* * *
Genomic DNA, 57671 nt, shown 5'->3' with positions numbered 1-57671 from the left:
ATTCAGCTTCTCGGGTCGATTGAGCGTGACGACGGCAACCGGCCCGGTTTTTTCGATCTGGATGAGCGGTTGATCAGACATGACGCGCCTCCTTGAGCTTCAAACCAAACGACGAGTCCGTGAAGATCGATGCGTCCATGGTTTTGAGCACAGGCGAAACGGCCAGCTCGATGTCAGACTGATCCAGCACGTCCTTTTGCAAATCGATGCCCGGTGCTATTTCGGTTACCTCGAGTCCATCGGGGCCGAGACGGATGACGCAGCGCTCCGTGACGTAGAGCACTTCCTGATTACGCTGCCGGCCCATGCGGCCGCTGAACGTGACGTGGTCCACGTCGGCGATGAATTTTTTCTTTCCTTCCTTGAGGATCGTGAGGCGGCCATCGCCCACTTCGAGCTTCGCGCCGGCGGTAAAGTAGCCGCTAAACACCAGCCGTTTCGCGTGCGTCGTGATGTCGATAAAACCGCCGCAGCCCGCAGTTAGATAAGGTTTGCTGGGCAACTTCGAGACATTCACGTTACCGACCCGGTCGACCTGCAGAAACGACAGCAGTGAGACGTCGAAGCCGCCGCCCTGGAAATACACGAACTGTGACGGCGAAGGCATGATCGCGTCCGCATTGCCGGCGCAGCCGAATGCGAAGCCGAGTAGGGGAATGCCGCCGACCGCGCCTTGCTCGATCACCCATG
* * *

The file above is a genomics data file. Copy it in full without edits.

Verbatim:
Genomic DNA, 57671 nt, shown 5'->3' with positions numbered 1-57671 from the left:
ATTCAGCTTCTCGGGTCGATTGAGCGTGACGACGGCAACCGGCCCGGTTTTTTCGATCTGGATGAGCGGTTGATCAGACATGACGCGCCTCCTTGAGCTTCAAACCAAACGACGAGTCCGTGAAGATCGATGCGTCCATGGTTTTGAGCACAGGCGAAACGGCCAGCTCGATGTCAGACTGATCCAGCACGTCCTTTTGCAAATCGATGCCCGGTGCTATTTCGGTTACCTCGAGTCCATCGGGGCCGAGACGGATGACGCAGCGCTCCGTGACGTAGAGCACTTCCTGATTACGCTGCCGGCCCATGCGGCCGCTGAACGTGACGTGGTCCACGTCGGCGATGAATTTTTTCTTTCCTTCCTTGAGGATCGTGAGGCGGCCATCGCCCACTTCGAGCTTCGCGCCGGCGGTAAAGTAGCCGCTAAACACCAGCCGTTTCGCGTGCGTCGTGATGTCGATAAAACCGCCGCAGCCCGCAGTTAGATAAGGTTTGCTGGGCAACTTCGAGACATTCACGTTACCGACCCGGTCGACCTGCAGAAACGACAGCAGTGAGACGTCGAAGCCGCCGCCCTGGAAATACACGAACTGTGACGGCGAAGGCATGATCGCGTCCGCATTGCCGGCGCAGCCGAATGCGAAGCCGAGTAGGGGAATGCCGCCGACCGCGCCTTGCTCGATCACCCATG